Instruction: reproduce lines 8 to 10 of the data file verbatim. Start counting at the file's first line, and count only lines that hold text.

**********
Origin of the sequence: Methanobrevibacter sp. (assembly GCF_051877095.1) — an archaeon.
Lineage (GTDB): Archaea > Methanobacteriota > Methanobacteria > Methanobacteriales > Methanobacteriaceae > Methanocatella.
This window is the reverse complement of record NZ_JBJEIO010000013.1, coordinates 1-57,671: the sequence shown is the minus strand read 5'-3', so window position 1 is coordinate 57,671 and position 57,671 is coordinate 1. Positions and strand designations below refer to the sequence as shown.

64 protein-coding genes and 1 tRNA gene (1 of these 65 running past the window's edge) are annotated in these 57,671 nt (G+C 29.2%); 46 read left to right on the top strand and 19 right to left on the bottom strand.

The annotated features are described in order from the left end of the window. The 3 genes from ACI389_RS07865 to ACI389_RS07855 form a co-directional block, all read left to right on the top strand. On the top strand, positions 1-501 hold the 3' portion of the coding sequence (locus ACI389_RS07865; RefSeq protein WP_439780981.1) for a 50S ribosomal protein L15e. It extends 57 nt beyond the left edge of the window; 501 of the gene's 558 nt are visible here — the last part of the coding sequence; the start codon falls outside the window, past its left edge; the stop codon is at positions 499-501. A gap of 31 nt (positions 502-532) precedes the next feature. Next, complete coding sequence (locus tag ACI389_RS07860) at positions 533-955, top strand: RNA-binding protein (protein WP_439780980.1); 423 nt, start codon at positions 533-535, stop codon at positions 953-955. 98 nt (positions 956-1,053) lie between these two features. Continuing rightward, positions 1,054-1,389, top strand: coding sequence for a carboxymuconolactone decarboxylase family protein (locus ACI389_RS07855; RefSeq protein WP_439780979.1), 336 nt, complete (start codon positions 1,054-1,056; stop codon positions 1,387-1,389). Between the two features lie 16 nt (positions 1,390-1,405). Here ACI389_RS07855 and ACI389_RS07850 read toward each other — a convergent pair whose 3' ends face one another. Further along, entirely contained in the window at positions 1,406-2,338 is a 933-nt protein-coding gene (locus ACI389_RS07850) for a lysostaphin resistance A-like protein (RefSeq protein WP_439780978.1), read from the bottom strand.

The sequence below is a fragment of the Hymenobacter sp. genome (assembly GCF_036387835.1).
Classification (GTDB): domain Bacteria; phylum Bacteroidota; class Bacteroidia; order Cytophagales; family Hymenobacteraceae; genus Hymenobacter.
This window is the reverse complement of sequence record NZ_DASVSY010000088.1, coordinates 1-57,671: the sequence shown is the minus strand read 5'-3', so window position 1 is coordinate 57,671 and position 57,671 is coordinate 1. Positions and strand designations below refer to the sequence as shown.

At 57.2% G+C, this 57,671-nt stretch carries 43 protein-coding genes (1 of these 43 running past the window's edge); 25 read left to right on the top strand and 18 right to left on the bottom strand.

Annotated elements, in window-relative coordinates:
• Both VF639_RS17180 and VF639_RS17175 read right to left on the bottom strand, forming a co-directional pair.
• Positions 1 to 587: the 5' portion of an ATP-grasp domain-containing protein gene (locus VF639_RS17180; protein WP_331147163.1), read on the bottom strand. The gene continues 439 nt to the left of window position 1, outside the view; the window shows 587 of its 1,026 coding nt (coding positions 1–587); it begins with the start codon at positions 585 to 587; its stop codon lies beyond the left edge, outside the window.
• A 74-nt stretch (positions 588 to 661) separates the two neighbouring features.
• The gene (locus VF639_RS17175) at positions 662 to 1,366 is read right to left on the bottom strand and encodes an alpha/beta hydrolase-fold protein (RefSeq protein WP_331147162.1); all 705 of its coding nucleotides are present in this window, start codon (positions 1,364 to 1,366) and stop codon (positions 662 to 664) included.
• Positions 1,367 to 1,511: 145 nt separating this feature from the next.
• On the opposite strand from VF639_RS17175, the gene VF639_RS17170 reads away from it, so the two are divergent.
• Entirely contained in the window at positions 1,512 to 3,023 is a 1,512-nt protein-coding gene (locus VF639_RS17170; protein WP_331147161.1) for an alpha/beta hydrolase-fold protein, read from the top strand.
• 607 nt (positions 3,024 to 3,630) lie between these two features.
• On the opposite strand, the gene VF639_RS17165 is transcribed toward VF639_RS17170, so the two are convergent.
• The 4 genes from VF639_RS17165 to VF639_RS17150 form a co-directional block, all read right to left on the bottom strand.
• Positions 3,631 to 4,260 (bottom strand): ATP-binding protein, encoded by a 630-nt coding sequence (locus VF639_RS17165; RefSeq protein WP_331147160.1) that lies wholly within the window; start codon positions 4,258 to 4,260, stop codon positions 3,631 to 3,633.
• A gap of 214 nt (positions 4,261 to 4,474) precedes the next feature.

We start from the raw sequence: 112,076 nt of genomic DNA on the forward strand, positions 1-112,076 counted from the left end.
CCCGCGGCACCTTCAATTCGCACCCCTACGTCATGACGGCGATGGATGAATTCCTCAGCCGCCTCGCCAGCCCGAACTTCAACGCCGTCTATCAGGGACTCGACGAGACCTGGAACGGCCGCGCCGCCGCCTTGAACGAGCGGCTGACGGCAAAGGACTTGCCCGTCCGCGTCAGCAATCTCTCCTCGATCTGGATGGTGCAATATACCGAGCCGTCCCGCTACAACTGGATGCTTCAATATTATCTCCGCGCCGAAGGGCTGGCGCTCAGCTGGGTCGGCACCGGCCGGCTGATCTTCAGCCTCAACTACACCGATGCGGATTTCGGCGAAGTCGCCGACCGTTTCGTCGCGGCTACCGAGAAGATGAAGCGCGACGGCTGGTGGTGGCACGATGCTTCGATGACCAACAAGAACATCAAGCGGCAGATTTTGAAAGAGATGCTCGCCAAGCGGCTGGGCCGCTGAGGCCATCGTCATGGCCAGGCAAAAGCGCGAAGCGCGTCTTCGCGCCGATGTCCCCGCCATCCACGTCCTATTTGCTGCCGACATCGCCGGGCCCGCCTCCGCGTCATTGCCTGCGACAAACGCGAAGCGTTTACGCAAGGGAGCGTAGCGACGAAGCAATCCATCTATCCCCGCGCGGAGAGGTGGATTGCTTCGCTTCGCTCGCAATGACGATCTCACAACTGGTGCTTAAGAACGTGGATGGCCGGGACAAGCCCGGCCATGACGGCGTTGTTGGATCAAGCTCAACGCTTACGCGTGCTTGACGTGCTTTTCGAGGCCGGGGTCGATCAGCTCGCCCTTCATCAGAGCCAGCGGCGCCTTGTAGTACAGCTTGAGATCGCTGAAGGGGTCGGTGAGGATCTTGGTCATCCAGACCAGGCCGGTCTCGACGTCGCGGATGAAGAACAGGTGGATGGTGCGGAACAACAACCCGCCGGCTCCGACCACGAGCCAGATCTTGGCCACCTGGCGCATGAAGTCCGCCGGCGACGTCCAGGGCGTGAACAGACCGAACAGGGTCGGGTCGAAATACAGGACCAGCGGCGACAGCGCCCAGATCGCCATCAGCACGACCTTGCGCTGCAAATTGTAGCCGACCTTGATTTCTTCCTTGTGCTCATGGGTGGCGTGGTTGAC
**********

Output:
This window is the reverse complement of sequence record NZ_DASVSY010000088.1, coordinates 1-57,671: the sequence shown is the minus strand read 5'-3', so window position 1 is coordinate 57,671 and position 57,671 is coordinate 1. Positions and strand designations below refer to the sequence as shown.

At 57.2% G+C, this 57,671-nt stretch carries 43 protein-coding genes (1 of these 43 running past the window's edge); 25 read left to right on the top strand and 18 right to left on the bottom strand.

Annotated elements, in window-relative coordinates: